In Andy Greene’s debut with the New York Islanders, it was evident that the defensive structure head coach Barry Trotz implemented was back on track. And while it’s great that one of the on-ice issues seems to be trending in the right direction, the long-existing issue with scoring remains a problem.
Over the past three games, the Isles have had a hard time filling the net, only lighting the lamp once in nine periods. Before Anthony Beauvillier beat Arizona Coyotes goaltender, Antti Raanta, in the third period yesterday, the Islanders hadn’t scored in 160:04. The inconsistent scoring lies in the hands of those forwards general manager Lou Lamoriello re-signed this summer, keeping the Islanders’ core intact that was so successful last season.
Islanders captain Anders Lee hasn’t quite returned to that 40-goal form we saw in the 2017-18 season. It’s been seven games since he has filled the back of the net, and that’s been a major factor in this three-game skid. For the captain, it’s been a mix of unfortunate luck and poor play. Since the last time Lee scored, he has registered 20 shots on net, including an eight-shot performance against the Nashville Predators last Thursday.
Lee told Cory Wright of NewYorkIslanders.com, “[These are] close games. We’re playing fine hockey, we’re just not putting it in the back of the net. It’s that final step, it’s that final bounce. Sometimes it goes in off of someone’s skate or whatever it is. Right now it’s just not going our way. We’ve got to continue to fight and continue to stay together. We’ll come through. Just right now it sucks.”
While it is true that the Isles are just not getting the bounces they need to fill the net, the inability to score has been a narrative surrounding the team since before the departure of former captain, John Tavares. The current Islanders captain needs to find his 2017-18 form again, in order to contribute more consistently to the struggling offense. Lee was not brought back on a seven-year, $49 million deal to score under 20 goals a year.
In his career, Lee has made a name for himself scoring the dirty goals. He needs to plant himself in front of the goaltender in both five-on-five play and on the power play, cashing in on rebounds, screening goaltenders, or tipping pucks into the back of the net. The consistency in scoring needs to find a way to make its presence, and it starts with the captain.
It came as a shock to the Islanders fanbase when Jordan Eberle was the first of the pending unrestricted free agents to re-sign in the offseason. He had an unreal postseason in 2018-19, scoring four goals and registering nine points, and it appeared that he and Mathew Barzal had built some serious chemistry.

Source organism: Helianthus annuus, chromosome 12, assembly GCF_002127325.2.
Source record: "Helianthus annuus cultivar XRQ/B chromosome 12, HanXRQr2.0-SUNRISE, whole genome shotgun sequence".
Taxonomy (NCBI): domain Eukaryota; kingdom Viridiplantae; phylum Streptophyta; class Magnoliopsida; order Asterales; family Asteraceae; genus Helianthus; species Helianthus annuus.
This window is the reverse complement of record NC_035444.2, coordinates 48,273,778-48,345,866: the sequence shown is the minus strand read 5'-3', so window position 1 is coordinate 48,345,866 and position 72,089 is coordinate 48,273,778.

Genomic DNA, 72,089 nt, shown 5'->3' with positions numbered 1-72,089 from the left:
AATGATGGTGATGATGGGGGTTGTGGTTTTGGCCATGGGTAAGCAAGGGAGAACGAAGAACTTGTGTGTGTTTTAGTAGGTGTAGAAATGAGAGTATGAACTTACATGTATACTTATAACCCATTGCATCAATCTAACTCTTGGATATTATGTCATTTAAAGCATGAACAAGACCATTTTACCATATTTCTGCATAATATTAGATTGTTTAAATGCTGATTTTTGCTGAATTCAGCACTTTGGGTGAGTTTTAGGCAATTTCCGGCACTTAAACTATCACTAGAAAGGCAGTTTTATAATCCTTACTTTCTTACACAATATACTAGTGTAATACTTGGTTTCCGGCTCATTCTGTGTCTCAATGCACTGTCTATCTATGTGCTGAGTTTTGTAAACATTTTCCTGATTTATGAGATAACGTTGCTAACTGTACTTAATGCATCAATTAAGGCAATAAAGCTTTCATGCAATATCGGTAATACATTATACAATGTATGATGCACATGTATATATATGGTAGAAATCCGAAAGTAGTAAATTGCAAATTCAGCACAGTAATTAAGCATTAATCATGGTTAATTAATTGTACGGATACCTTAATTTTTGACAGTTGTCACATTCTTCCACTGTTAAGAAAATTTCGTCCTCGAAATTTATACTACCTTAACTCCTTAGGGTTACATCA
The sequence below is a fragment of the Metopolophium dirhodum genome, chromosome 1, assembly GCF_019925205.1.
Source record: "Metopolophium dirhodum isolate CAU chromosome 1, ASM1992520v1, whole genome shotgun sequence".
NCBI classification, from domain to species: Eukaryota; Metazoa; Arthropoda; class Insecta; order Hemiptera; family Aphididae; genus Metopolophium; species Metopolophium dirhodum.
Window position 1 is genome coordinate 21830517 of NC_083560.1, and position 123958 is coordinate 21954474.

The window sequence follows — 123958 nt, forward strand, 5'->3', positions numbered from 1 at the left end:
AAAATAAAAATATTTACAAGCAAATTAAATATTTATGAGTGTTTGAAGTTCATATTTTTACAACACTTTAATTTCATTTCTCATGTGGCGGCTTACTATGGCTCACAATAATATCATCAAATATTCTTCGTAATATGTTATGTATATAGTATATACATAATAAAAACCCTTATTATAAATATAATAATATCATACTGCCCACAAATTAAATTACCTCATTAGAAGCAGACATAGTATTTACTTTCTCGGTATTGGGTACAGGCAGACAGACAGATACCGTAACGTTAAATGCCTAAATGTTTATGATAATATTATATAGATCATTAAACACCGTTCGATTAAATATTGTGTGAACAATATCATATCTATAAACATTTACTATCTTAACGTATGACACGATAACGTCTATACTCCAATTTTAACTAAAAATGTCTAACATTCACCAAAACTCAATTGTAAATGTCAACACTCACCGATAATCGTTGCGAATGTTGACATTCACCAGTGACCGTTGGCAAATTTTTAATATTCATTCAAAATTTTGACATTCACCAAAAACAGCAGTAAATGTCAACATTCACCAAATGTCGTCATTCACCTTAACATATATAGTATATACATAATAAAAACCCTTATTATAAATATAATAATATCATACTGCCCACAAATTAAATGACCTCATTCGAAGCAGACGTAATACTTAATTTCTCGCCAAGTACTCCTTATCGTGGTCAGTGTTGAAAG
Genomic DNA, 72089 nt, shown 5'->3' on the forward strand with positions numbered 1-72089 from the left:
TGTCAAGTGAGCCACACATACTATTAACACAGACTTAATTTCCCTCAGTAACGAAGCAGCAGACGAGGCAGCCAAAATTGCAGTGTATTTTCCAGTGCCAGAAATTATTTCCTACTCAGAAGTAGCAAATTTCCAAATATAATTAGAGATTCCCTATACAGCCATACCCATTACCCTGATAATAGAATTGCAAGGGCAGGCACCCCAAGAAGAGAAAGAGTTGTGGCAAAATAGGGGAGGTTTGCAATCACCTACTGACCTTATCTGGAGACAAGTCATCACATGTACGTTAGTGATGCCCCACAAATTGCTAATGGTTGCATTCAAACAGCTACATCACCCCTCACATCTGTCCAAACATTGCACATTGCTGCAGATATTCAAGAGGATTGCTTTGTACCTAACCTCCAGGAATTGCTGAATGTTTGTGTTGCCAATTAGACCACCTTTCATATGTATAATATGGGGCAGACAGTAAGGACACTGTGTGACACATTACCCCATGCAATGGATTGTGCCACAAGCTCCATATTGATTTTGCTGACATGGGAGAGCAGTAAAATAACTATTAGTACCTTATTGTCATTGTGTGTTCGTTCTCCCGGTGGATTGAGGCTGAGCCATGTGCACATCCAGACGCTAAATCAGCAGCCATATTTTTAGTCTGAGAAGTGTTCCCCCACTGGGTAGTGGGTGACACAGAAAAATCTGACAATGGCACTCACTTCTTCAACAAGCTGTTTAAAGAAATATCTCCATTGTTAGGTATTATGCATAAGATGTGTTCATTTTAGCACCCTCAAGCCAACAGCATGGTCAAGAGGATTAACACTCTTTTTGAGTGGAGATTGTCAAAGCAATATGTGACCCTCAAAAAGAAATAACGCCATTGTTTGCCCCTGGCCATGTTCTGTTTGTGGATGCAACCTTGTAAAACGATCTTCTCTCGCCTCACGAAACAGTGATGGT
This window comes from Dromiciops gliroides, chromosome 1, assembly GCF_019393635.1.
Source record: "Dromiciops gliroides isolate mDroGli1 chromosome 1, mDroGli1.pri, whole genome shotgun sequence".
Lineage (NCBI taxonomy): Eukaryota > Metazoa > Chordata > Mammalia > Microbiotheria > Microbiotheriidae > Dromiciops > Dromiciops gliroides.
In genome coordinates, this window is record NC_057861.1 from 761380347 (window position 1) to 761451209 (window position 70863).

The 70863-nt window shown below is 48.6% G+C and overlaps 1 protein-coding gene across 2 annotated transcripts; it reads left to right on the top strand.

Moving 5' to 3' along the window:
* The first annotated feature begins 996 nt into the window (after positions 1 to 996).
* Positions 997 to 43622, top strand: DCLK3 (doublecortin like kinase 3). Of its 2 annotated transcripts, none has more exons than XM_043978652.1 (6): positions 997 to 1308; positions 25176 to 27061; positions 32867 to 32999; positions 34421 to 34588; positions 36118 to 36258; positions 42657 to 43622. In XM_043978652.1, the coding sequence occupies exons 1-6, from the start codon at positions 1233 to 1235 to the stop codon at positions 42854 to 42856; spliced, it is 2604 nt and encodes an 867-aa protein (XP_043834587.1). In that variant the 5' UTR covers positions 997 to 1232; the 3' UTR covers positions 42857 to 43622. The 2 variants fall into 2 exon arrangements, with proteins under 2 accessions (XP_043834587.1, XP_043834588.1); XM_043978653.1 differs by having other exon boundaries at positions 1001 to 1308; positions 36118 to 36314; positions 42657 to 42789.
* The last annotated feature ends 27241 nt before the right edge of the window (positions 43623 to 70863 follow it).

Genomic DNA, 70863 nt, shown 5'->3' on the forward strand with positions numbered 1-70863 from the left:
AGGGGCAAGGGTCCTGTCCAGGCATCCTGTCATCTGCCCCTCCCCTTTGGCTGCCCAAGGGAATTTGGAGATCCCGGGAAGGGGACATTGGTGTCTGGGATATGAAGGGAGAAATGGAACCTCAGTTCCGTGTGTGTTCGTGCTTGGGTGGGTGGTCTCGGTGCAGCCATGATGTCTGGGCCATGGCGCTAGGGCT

Throughout his career, the winger performed better in the latter half of the season, but I don’t think anyone predicted his early season struggles this time. Through December, the winger only registered three goals. The former 30-goal scorer has not found 30-goal consistency with the Islanders. In the 2017-18 season, Eberle recorded 25 goals, and that is a more reasonable expectation to have; however, the following season his goal total dipped to 19, and he is on pace for a lower total this season as well.
The former All-Star was brought to Long Island to be a goalscorer. While he may never hit that 30-goal mark again, the expectation of signing a five-year, $25 million contract was that he could contribute between 20-25 goals, even with Trotz’ defensive structure. The Islanders’ power play has only converted on 18.2% of chances, and that is partially due to the lack of contribution coming from the Saskatchewan native. In 48 games played, he has only registered two power play goals.
Over the past three games, he has recorded eight shots, averaging about two and a half shots per game. Although that’s pretty average, Eberle has been guilty of handling the puck too long, looking for the perfect shot, or passing the puck off rather than putting it on net. If Eberle doesn’t find that chemistry that appeared in the 2019 postseason with Barzal and he can’t chip in more on the power play, it’s likely the lack of scoring continues.